Trump’s New Opioid Battle Plan Supports Search for an Addiction Vaccine


In 2016, there were more than 42,000 opioid-related deaths, according to a study conducted by the Centers for Disease Control and Prevention. New Hampshire in particular has been particularly hard hit by a wave of opioid and heroine addiction and a mounting overdose rate. In response to all of this, President Donald Trump recently revealed his new plan for combatting this epidemic.

The pillar of his plan calling the most attention to itself is the one which outlines plans to seek the death penalty for certain drug traffickers. However, this may not be the pillar that actually shows the most promise. Another portion of the plan will also allocate a certain amount of research dollars toward developing a vaccine for opioid addiction. While there has been no mention of just how much funding the President plans to allocate towards this research, he has called for $13 billion in funding for the Department of Health and Human Services over the next 2 years.

In December, researcher teams at the Walter Reed Army Institute of Research and the National Institute on Drug Abuse made a significant breakthrough with an experimental heroin vaccine they developed for and administered to mice and rats. During the trials, they discovered that antibodies in the vaccine bonded themselves to heroine molecules before crossing the blood-brain barrier, thus eliminating the euphoric effects of the drug.

A further promising development in the trials was the discovery that while the vaccine negated the euphoric effects of heroine, it did not interfere with the milder forms of opioids that addicts are often given to help wean them off the harder drugs, such as methadone or buprenorphine. These medications are crucial to addicts because they help reduce both their cravings and their symptoms of withdrawal. The vaccine was also found to not interfere with naloxone (also known as Narcan), a critical medication used to reverse an opiate overdose.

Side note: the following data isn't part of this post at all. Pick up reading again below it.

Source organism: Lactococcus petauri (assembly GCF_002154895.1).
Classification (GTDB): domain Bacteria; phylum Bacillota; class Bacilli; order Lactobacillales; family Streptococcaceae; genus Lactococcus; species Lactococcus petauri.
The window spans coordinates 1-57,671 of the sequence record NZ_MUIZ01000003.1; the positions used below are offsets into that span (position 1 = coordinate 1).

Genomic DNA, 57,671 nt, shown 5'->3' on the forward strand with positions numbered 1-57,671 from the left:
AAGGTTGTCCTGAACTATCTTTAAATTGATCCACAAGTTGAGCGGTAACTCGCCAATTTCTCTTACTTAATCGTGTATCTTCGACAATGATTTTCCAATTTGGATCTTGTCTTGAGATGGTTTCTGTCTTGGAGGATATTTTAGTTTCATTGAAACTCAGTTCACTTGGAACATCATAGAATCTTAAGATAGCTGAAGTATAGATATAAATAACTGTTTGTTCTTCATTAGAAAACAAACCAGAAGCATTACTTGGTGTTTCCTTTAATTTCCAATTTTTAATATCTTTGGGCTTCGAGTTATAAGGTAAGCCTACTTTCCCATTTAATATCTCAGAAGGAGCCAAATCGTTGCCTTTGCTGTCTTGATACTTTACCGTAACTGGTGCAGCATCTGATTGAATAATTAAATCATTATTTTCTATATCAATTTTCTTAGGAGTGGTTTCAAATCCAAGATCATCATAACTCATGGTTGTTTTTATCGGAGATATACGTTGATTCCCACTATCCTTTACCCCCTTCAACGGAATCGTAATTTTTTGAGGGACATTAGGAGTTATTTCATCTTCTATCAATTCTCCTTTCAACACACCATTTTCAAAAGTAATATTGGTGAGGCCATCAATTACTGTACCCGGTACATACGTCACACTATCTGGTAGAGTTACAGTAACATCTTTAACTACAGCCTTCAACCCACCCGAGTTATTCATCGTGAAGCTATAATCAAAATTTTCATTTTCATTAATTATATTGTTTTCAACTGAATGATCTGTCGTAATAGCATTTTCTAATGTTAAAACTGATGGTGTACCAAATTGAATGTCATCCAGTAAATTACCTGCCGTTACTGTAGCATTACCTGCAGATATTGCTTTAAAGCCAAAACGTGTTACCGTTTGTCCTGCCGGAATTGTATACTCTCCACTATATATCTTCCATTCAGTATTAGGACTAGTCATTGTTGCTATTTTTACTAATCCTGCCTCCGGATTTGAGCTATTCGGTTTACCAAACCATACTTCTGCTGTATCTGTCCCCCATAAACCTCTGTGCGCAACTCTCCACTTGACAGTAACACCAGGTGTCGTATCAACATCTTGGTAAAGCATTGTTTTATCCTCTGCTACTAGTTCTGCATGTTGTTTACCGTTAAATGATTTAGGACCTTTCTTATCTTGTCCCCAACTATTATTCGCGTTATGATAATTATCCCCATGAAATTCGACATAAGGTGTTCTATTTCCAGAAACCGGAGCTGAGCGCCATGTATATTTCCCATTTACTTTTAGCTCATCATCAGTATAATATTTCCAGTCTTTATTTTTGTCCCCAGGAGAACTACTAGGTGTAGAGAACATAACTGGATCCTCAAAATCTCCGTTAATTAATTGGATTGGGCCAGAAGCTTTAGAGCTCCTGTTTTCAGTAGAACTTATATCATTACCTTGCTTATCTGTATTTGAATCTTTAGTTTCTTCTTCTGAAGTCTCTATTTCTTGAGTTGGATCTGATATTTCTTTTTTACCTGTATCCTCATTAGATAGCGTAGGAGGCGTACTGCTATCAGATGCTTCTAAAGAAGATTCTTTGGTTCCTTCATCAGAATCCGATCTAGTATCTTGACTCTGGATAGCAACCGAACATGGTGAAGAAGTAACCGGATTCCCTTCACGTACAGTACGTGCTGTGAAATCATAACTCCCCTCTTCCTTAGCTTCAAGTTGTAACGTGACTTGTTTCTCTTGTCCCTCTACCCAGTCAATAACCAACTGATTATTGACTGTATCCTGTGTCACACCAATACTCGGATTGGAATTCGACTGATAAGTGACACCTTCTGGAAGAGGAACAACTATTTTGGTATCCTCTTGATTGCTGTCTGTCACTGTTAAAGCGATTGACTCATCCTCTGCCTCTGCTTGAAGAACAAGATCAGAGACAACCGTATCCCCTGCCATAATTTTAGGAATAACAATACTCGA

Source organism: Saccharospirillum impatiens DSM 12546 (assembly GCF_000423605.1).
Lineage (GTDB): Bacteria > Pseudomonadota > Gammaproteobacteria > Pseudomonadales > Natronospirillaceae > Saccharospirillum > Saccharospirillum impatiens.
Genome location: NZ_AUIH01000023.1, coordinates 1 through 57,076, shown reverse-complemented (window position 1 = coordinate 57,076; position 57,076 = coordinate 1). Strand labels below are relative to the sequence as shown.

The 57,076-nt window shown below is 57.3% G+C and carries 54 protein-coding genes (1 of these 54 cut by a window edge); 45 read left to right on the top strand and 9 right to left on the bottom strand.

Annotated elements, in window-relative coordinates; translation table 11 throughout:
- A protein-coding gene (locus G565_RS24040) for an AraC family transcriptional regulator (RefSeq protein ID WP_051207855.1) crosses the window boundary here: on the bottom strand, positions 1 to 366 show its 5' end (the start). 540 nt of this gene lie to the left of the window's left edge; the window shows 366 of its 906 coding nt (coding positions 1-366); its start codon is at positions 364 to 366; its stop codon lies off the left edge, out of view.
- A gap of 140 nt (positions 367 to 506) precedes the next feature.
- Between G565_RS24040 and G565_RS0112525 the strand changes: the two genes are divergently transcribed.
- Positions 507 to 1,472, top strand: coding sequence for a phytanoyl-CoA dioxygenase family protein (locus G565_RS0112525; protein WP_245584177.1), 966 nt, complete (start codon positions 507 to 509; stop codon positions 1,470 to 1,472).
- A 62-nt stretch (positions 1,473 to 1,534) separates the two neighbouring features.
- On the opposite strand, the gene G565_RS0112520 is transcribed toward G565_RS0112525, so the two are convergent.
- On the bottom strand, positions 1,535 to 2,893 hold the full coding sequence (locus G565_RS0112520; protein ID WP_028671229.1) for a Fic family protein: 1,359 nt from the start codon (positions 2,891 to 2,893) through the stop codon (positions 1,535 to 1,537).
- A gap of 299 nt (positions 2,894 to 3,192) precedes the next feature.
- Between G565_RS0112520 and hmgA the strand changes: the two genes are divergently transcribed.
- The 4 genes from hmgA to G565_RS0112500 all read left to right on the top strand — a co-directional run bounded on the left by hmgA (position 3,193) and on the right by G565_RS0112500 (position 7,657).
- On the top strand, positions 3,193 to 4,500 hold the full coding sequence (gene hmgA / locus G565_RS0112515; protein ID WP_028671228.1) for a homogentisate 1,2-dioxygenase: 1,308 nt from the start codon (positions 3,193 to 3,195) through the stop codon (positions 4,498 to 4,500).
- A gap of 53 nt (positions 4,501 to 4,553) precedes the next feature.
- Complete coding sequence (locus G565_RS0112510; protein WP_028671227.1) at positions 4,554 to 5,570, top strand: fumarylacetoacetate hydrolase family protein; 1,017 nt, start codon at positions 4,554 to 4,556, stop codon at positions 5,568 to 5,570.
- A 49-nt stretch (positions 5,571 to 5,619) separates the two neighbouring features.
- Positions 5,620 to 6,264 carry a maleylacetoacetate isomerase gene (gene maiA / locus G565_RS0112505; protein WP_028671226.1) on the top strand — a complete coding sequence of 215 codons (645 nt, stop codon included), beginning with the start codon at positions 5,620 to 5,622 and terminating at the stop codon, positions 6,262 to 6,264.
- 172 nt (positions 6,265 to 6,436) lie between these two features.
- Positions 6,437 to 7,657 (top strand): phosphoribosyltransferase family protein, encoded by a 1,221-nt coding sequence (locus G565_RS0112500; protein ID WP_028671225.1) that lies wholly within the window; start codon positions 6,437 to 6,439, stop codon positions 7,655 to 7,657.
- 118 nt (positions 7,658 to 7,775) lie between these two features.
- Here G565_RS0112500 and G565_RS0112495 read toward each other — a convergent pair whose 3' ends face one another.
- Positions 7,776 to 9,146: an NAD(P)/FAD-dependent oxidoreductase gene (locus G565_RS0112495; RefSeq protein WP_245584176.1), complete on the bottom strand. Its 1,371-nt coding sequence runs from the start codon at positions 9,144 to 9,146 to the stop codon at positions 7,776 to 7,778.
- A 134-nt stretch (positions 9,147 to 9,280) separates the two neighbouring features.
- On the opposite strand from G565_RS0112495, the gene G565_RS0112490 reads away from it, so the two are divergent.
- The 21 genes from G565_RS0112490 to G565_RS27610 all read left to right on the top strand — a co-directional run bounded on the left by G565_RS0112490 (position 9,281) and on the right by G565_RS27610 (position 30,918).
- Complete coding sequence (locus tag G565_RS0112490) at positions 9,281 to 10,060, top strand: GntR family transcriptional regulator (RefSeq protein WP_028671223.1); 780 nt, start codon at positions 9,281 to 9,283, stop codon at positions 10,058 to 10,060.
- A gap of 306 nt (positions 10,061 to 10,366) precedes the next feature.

These factors are critical in developing a vaccine that actually works because the vaccine in and of itself is not a “magic bullet.” Rather it is simply one of an arsenal of weapons that addiction specialists and treatment counselors can use to help an addict overcome their addiction. Unlike vaccines for other diseases and illnesses the addiction vaccine would also only work in the short term and would require repeated dosages. This is also why it is critical to develop a vaccine that does not interfere with other currently utilized treatment methods and medications.

Making the leap from a vaccine that works in mice and rats to a vaccine that works in humans is a pretty giant leap, however, and this drug still has a long way to go to make it. Funding will, of course, make a huge difference, but funding in and of itself is not the only obstacle. In addition to developing the vaccine into one that can be safely administered to humans, there are still a number of rigorous clinical trials it will need to undergo before being ready to distribute.

Considering how far an opioid addiction vaccine will have to go in order to become an actual viable product, there are a number of other promising treatments that are much closer to being viable. One of these is a medication known as Naltrexone, which can either be taken orally or injected, but also blocks the effects of opiates in the brain. Researchers are also working on a patch that can be implanted that will deliver a steady dose of the drug to help patients manage their addiction long term.

Other portions of Trump’s plan also call for a reduction in demand via the over-prescription of medications and a plan to help those currently struggling with addiction.

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